From October 2016 to March 2017 the team is joined by Guest Kats Rosie Burbidge and Eibhlin Vardy, and by InternKats Verónica Rodríguez Arguijo, Tian Lu and Hayleigh Bosher.

Thursday, 22 May 2014

BREAKING: AG Cruz Villalon says that certain parodies may be prohibited if against fundamental values of society

The original work ...
Shortly preceded by the AdvoKat's Opinion, this morning Advocate General (AG) Cruz Villalon released his much-awaited Opinion [only available in a handful of EU languages, including this Kat's native Italian, but not English yet] in Case C-201/13 Deckmyn

As readers will remember, this reference for a preliminary ruling from the Brussels Court of Appeal concerns a number of questions around the nature and significance of parody within Article 5(3)(k) of the InfoSoc Directive

The background proceedings originated from a calendar distributed during a public event on New Years Eve 2011, and whose cover reproduced a modified version of the cover to a well-known Suske en Wiske 1991 comic book in order to illustrate the ideas of Flemish nationalist political party Vlaams Belang.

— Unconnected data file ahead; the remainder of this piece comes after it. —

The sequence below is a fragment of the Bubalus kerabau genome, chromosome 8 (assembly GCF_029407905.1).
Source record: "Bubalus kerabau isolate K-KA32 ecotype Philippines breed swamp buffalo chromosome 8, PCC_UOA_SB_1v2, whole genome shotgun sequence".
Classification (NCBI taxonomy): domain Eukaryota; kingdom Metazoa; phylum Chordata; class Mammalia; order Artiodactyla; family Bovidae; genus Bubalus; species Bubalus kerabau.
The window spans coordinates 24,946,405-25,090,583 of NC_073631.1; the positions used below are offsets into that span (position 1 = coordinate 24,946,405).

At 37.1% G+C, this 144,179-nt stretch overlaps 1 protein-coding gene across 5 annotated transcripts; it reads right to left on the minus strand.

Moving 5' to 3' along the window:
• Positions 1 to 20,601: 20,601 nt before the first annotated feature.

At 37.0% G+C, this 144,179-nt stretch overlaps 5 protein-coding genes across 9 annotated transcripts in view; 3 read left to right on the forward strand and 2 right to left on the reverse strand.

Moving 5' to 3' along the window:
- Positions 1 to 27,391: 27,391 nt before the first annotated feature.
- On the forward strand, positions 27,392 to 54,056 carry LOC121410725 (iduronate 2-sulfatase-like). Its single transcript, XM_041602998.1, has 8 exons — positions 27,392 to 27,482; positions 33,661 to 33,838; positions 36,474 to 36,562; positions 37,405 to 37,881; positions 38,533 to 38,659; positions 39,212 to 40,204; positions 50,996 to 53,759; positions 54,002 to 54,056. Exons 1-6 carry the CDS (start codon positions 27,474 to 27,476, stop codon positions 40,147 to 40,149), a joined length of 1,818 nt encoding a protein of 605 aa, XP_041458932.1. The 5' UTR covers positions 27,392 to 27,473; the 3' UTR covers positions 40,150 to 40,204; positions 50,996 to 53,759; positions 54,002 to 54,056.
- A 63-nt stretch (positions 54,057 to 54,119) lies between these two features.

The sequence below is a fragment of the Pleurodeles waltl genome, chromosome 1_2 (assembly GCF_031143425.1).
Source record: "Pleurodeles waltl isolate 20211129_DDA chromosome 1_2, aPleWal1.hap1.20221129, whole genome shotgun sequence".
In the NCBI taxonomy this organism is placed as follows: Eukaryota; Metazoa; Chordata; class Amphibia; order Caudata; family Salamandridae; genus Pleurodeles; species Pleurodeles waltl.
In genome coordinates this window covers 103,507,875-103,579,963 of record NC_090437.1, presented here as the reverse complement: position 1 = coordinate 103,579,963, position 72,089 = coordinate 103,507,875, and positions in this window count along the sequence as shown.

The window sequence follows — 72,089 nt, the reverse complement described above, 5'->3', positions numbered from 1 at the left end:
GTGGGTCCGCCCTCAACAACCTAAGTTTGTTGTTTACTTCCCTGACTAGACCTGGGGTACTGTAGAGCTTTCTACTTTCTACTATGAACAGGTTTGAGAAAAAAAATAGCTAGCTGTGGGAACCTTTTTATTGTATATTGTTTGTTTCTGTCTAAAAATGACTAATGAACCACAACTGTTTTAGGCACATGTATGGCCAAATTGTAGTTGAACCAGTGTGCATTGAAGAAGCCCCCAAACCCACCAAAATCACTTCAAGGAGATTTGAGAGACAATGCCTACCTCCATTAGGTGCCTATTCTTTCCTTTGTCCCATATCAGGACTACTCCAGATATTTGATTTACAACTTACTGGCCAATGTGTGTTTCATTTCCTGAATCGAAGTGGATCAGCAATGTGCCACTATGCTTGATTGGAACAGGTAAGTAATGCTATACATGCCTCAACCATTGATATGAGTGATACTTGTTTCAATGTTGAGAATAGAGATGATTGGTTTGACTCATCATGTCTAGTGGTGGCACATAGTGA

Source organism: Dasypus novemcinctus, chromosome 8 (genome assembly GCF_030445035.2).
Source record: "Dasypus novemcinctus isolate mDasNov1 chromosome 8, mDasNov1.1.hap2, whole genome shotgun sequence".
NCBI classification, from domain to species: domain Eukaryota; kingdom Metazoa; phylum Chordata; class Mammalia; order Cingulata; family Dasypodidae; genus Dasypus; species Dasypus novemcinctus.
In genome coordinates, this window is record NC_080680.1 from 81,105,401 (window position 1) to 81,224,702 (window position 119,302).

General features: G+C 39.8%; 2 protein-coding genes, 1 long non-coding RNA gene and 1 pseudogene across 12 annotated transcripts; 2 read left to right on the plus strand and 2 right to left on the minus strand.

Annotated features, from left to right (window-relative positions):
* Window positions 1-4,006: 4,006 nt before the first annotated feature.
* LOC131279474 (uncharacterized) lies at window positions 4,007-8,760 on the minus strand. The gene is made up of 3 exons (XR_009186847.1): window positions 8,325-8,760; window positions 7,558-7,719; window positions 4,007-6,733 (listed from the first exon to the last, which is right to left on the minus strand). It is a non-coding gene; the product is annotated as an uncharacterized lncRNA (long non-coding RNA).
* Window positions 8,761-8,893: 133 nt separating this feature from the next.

The court of first instance granted an interim injunction to prevent further distribution of the calendar, in that it infringed the copyright in the comic book. The decision was appealed before the Brussels Court of Appeal on grounds that - among other things - the calendar cover fell within the scope of Belgian exception for parody, caricature and pastiche, pursuant to Article 22(1)(6) of the Belgian Copyright Act.

The Court of Appeal decided to stay the proceedings and refer the following questions to the Court of Justice of the European Union (CJEU):

1.    Is the concept of 'parody' an independent concept in European Union law?
2.    If so, must a parody satisfy the following conditions or conform to the following characteristics:
-    the display of an original character of its own (originality);
-    and such that the parody cannot reasonably be ascribed to the author of the original work;
-    be designed to provoke humour or to mock, regardless of whether any criticism thereby expressed applies to the original work or to something or someone else;
-    mention the source of the parodied work?
3.    Must a work satisfy any other conditions or conform to other characteristics in order to be capable of being labelled as a parody?

... and its parody